Procedural History: Katz had moved to have the evidence suppressed under the Fourth Amendment, which was denied by the trial court. Katz appealed the trial court’s decision to the court of appeals, which upheld the conviction and held that the evidence was admissible on the grounds that there was no physical entry into the phone booth by the agents. History: Charles Katz was convicted under a federal statute of transmitting wagering information by telephone across state lines. The court of appeals affirmed the conviction. The Supreme Court granted certiorari and reversed.
Berghuis v. Thompkins Van Chester Thompkins was convicted of first-degree murder, assault with intent to commit murder, and several firearms related charges, in a Michigan state court. Thompkins went on to appeal and said that his confession was obtained in violation of the Fifth Amendment and that he asks but was denied effective counsel at trail. “The Sixth Circuit held that the Michigan Supreme Court's finding that Thompkins waived his Fifth Amendment right was unreasonable because Thompkins refused to sign an acknowledgement that he had been informed of his Miranda rights and rarely made eye contact with the officer throughout the three hour interview” (Rosenzweig & Shatz, 2010). The Sixth Circuit found Thompkins did not waive his Miranda rights and that ineffective counsel unfairly prejudiced him. The issue in this case is as followed: “Whether a state court’s determination that a defendant’s Fifth and Sixth Amendment rights were not violated — where he was interrogated for three hours while silent before making an incriminating statement and where his lawyer failed to request a limiting instruction — is entitled to deference under 28 U.S.C.
On September 11, 2001 two planes crashed into the World Trade Center, a third into the Pentagon, and a fourth into a Pennsylvania field. This day was the deadliest attack of by foreign enemies on American soil. Later it was learned that the hijackers had received flight training in the United States. In 2004 Transportation Security Administration (TSA) is ordered to check all foreign students against terrorism, criminal and immigration databases (Boyer, 2001). In October 2010, at a flight school 30 miles northwest of Boston, Federal officials arrested dozens of illegal immigrants, including the owner and students who received clearance by the U.S. Government despite of the strict guidelines put in place after the September 11 attacks.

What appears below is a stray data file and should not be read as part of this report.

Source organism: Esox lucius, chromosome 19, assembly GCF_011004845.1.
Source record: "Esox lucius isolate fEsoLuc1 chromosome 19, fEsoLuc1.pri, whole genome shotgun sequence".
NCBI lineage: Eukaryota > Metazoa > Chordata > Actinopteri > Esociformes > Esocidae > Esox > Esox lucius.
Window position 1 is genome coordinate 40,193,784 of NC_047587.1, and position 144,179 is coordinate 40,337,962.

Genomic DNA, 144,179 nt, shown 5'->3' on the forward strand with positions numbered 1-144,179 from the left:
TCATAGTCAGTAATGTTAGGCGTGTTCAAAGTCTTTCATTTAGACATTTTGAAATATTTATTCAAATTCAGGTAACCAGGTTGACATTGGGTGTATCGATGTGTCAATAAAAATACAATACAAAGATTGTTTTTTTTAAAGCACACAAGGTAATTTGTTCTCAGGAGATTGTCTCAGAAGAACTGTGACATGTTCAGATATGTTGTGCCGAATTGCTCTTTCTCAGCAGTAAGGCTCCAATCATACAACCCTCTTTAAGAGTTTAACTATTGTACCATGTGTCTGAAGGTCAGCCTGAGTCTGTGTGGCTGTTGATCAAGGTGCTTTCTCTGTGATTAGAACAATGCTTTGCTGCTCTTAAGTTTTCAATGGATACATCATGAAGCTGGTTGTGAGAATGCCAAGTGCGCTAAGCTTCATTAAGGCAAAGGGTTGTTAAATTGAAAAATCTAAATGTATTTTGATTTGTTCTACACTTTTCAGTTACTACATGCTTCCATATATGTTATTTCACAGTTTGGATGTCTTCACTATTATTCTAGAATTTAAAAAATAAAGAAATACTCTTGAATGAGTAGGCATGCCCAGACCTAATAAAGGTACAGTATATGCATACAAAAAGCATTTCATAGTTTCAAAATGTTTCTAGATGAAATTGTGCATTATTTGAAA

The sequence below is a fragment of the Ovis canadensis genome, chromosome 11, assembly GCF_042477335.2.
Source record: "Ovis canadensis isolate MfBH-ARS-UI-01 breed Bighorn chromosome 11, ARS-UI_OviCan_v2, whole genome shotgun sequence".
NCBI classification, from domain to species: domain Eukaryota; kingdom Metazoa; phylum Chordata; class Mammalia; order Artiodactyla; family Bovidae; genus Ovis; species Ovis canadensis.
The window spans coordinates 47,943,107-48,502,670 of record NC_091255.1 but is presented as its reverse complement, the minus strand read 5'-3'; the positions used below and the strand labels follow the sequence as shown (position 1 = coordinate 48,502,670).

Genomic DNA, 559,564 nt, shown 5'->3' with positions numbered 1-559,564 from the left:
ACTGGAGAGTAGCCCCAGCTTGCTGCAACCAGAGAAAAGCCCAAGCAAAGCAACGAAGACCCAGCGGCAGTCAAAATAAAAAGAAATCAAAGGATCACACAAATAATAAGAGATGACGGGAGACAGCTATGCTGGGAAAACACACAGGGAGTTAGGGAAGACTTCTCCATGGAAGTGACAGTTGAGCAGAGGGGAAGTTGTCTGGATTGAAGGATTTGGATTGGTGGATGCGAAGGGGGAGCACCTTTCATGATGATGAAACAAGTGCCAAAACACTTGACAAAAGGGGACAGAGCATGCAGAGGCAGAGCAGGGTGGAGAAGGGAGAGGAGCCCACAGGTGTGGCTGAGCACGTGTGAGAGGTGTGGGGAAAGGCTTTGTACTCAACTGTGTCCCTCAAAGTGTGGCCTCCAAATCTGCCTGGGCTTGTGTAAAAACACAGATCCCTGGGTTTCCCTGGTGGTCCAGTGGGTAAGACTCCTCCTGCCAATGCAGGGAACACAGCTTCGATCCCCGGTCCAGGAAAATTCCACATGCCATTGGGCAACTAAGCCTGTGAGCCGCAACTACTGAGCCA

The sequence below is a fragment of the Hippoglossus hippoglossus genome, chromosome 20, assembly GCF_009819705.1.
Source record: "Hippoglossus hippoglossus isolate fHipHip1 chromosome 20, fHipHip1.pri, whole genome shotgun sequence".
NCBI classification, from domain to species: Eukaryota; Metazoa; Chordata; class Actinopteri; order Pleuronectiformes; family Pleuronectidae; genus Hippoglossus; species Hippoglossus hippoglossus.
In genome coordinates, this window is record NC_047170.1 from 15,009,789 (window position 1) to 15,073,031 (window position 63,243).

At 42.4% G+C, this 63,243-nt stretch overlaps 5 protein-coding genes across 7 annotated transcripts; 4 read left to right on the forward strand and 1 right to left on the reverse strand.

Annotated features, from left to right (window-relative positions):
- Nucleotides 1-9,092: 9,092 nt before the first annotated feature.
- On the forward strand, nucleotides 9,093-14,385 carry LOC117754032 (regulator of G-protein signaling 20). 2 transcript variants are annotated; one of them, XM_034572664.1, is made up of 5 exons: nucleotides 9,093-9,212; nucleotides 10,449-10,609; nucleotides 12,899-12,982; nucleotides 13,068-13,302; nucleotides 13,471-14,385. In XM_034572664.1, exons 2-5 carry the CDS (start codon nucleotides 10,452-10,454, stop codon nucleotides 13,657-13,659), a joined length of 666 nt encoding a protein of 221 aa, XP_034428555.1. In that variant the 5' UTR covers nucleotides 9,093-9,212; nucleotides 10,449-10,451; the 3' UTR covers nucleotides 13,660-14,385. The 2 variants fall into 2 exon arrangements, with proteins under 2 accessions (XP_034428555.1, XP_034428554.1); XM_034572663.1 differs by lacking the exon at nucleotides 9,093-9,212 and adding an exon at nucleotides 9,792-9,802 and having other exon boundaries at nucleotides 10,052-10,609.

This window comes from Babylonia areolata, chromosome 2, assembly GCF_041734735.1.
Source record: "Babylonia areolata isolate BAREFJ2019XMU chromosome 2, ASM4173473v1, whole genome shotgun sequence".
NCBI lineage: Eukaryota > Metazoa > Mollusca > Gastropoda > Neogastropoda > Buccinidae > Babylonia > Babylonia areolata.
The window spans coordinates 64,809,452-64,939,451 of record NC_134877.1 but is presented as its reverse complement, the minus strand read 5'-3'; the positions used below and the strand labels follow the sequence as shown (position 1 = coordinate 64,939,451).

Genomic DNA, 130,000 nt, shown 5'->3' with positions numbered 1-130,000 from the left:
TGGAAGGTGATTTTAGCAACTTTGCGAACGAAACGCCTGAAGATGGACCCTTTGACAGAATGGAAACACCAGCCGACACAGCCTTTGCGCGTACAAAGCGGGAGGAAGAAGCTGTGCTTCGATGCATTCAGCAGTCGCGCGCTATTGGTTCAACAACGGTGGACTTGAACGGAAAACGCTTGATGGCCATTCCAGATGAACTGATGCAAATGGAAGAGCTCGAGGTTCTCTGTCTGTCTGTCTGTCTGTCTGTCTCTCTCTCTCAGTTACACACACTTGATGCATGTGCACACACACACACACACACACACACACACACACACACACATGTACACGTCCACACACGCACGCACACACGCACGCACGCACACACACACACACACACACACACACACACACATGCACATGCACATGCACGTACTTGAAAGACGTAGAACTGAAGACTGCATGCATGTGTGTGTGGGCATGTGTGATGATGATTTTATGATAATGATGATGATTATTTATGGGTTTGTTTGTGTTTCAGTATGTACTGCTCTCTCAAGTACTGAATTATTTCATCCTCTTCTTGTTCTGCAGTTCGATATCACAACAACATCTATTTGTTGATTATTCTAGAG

Decided January 22, 1973. Facts Hitchcock appeals his conviction by a jury of six counts of presenting fraudulent income tax refund claims to the Internal Revenue Service. He was already serving a life term for murder in the Arizona State Prison when he committed these tax offenses for which he received six concurrent five year sentences to run consecutively to his life sentence. Hitchcock’s Arizona prison cell was searched without a warrant and documentary evidence was found which was received by the court over Hitchcock’s motion to suppress. He contends that his Fourth Amendment right was violated by the warrantless search and seizure in his prison cell.